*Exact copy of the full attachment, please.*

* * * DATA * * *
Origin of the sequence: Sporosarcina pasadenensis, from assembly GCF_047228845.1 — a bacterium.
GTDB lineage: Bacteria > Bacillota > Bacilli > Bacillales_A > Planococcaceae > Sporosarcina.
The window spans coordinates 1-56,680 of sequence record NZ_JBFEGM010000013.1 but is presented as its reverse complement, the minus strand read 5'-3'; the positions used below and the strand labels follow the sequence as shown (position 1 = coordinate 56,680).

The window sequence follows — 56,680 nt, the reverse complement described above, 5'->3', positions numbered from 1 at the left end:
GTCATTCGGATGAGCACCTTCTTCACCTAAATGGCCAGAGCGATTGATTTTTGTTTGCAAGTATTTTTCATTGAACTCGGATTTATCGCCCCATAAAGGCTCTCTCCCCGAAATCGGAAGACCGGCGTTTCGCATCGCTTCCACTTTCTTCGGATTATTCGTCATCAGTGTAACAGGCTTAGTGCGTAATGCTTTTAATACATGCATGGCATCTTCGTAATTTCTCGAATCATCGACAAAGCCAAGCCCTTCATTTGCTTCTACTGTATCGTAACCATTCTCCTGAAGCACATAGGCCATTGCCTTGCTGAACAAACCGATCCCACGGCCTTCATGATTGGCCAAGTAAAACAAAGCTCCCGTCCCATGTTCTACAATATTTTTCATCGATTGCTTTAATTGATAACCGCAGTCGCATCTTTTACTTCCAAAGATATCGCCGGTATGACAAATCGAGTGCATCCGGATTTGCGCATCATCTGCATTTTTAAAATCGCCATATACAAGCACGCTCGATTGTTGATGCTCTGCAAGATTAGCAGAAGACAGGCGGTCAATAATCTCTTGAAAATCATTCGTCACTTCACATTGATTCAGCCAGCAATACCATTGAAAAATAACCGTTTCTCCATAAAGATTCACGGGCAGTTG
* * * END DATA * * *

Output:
Origin of the sequence: Sporosarcina pasadenensis, from assembly GCF_047228845.1 — a bacterium.
GTDB lineage: Bacteria > Bacillota > Bacilli > Bacillales_A > Planococcaceae > Sporosarcina.
The window spans coordinates 1-56,680 of sequence record NZ_JBFEGM010000013.1 but is presented as its reverse complement, the minus strand read 5'-3'; the positions used below and the strand labels follow the sequence as shown (position 1 = coordinate 56,680).

The window sequence follows — 56,680 nt, the reverse complement described above, 5'->3', positions numbered from 1 at the left end:
GTCATTCGGATGAGCACCTTCTTCACCTAAATGGCCAGAGCGATTGATTTTTGTTTGCAAGTATTTTTCATTGAACTCGGATTTATCGCCCCATAAAGGCTCTCTCCCCGAAATCGGAAGACCGGCGTTTCGCATCGCTTCCACTTTCTTCGGATTATTCGTCATCAGTGTAACAGGCTTAGTGCGTAATGCTTTTAATACATGCATGGCATCTTCGTAATTTCTCGAATCATCGACAAAGCCAAGCCCTTCATTTGCTTCTACTGTATCGTAACCATTCTCCTGAAGCACATAGGCCATTGCCTTGCTGAACAAACCGATCCCACGGCCTTCATGATTGGCCAAGTAAAACAAAGCTCCCGTCCCATGTTCTACAATATTTTTCATCGATTGCTTTAATTGATAACCGCAGTCGCATCTTTTACTTCCAAAGATATCGCCGGTATGACAAATCGAGTGCATCCGGATTTGCGCATCATCTGCATTTTTAAAATCGCCATATACAAGCACGCTCGATTGTTGATGCTCTGCAAGATTAGCAGAAGACAGGCGGTCAATAATCTCTTGAAAATCATTCGTCACTTCACATTGATTCAGCCAGCAATACCATTGAAAAATAACCGTTTCTCCATAAAGATTCACGGGCAGTTG